I. He extorts them to unity and brotherly love, and reproves them for their divisions. He had received an account from some that wished them well of some unhappy differences among them. It was neither ill-will to the church, nor to their ministers, that prompted them to give this account; but a kind and prudent concern to have these heats qualified by Paul’s interposition. He writes to them in a very engaging way: “I beseech you, brethren, by the name of our Lord Jesus Christ; if you have any regard to that dear and worthy name by which you are called, be unanimous. Speak all the same thing; avoid divisions or schisms” (as the original is), “that is, all alienation of affection from each other. Be perfectly joined together in the same mind, as far as you can. In the great things of religion be of a mind: but, when there is not a unity of sentiment, let there be a union of affections. The consideration of being agreed in greater things should extinguish all feuds and divisions about minor ones.”
II. He hints at the origin of these contentions. Pride lay at the bottom, and this made them factious. Only of pride cometh contention, Prov. 13:10. They quarrelled about their ministers. Paul and Apollos were both faithful ministers of Jesus Christ, and helpers of their faith and joy: but those who were disposed to be contentious broke into parties, and set their ministers at the head of their several factions: some cried up Paul, perhaps as the most sublime and spiritual teacher; others cried up Apollos, perhaps as the most eloquent speaker; some Cephas, or Peter, perhaps for the authority of his age, or because he was the apostle of the circumcision; and some were for none of them, but Christ only. So liable are the best things in the world to be corrupted, and the gospel and its institutions, which are at perfect harmony with themselves and one another, to be made the engines of variance, discord, and contention. This is no reproach to our religion, but a very melancholy evidence of the corruption and depravity of human nature. Note, How far will pride carry Christians in opposition to one another! Even so far as to set Christ and his own apostles at variance, and make them rivals and competitors.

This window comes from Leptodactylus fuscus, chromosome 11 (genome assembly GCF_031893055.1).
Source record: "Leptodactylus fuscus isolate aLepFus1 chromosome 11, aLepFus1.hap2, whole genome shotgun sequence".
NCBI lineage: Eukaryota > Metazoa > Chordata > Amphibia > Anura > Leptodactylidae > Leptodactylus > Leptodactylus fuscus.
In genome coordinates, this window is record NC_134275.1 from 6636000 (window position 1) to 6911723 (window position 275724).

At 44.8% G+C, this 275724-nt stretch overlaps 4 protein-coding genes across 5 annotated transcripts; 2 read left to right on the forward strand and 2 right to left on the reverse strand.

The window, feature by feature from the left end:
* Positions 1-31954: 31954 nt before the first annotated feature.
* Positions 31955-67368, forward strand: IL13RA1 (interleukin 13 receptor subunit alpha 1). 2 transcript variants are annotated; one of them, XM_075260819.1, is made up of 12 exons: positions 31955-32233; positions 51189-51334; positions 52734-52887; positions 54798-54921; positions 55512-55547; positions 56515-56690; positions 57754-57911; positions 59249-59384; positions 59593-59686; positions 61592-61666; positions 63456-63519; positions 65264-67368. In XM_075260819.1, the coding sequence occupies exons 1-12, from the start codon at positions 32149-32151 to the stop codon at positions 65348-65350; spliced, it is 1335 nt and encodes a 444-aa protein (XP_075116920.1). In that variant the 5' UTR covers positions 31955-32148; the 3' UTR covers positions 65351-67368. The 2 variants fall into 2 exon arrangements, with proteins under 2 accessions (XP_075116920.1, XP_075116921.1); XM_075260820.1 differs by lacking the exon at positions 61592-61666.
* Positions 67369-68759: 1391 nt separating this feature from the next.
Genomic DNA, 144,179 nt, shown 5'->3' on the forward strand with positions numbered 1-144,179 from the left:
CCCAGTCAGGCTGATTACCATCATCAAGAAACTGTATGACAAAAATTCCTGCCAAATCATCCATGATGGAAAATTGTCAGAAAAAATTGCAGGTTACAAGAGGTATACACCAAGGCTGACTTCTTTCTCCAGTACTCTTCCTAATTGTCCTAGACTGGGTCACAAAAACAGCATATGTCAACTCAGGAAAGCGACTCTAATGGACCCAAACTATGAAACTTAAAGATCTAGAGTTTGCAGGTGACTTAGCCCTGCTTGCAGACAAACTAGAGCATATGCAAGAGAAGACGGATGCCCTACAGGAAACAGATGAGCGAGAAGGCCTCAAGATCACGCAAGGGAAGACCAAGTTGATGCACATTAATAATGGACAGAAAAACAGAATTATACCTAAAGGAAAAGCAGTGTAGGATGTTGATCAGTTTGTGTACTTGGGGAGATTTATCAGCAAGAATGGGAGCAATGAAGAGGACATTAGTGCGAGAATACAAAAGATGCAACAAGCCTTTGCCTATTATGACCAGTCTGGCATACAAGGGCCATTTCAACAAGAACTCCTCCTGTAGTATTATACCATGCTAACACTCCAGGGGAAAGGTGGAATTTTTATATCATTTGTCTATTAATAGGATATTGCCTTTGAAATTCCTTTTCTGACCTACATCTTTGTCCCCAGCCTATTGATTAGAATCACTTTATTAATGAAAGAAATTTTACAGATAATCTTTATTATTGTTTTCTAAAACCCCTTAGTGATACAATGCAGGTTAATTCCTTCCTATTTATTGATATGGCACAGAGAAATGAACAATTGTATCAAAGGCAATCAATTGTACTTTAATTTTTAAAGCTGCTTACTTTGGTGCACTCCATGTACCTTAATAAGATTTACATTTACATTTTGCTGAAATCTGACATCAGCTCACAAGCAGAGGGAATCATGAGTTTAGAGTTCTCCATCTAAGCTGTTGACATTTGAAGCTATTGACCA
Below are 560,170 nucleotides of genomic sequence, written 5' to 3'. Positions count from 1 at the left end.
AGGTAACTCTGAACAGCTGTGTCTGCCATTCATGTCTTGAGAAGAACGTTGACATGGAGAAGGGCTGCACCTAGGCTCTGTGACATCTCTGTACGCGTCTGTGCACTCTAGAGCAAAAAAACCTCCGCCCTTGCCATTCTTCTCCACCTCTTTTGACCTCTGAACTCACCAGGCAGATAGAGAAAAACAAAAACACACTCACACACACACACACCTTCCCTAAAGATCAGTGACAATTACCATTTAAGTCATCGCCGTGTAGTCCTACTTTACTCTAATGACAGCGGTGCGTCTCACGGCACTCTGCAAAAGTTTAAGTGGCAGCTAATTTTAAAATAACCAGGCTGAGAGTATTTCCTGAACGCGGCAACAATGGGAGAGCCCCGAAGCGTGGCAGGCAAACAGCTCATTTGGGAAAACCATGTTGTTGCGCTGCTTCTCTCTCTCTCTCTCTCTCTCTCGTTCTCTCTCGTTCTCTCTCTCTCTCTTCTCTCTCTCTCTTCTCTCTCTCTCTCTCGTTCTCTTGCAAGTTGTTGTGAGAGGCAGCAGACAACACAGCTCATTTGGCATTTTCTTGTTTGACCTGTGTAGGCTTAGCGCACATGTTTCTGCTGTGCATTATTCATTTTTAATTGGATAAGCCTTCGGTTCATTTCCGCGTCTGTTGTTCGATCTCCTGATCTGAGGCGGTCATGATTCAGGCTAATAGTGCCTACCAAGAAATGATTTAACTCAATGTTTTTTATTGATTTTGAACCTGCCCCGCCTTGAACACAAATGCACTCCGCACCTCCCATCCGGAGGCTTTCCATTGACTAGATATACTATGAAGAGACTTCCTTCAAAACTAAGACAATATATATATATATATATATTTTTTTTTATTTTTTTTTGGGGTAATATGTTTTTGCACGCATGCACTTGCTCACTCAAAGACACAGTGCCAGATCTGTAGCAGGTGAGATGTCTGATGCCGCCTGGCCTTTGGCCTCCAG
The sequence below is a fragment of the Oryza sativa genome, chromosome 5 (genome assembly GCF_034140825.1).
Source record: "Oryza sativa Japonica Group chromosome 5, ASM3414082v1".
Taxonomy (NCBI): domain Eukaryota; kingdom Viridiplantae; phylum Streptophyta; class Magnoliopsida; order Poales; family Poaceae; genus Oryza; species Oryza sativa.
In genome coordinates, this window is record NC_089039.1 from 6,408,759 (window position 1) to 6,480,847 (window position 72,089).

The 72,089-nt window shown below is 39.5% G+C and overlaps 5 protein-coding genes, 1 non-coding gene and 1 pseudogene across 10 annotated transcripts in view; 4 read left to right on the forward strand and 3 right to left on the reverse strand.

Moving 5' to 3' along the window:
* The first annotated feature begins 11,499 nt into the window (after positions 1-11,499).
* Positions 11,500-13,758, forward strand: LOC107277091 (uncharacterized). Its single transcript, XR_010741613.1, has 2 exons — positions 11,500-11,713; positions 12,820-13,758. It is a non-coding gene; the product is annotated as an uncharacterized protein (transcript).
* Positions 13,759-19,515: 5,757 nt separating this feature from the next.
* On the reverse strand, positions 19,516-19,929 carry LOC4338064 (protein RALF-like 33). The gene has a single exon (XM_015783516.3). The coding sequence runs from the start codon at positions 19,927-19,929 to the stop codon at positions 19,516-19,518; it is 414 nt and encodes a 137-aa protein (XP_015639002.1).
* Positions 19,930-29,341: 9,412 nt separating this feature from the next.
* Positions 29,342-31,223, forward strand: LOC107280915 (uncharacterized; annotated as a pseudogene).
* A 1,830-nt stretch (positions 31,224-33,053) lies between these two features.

III. He expostulates with them upon their discord and quarrels: “Isa. Christ divided? No, there is but one Christ, and therefore Christians should be on one heart. Was Paul crucified for you? Was he your sacrifice and atonement? Did I ever pretend to be your saviour, or any more than his minister? Or, were you baptized in the name of Paul? Were you devoted to my service, or engaged to be my disciples, by that sacred rite? Did I challenge that right in you, or dependence from you, which is the proper claim of your God and Redeemer?” No; ministers, however instrumental they are of good to us, are not to be put in Christ’s stead. They are not to usurp Christ’s authority, nor encourage any thing in the people that looks like transferring his authority to them. He is our Saviour and sacrifice, he is our Lord and guide. And happy were it for the churches if there were no name of distinction among them, as Christ is not divided.
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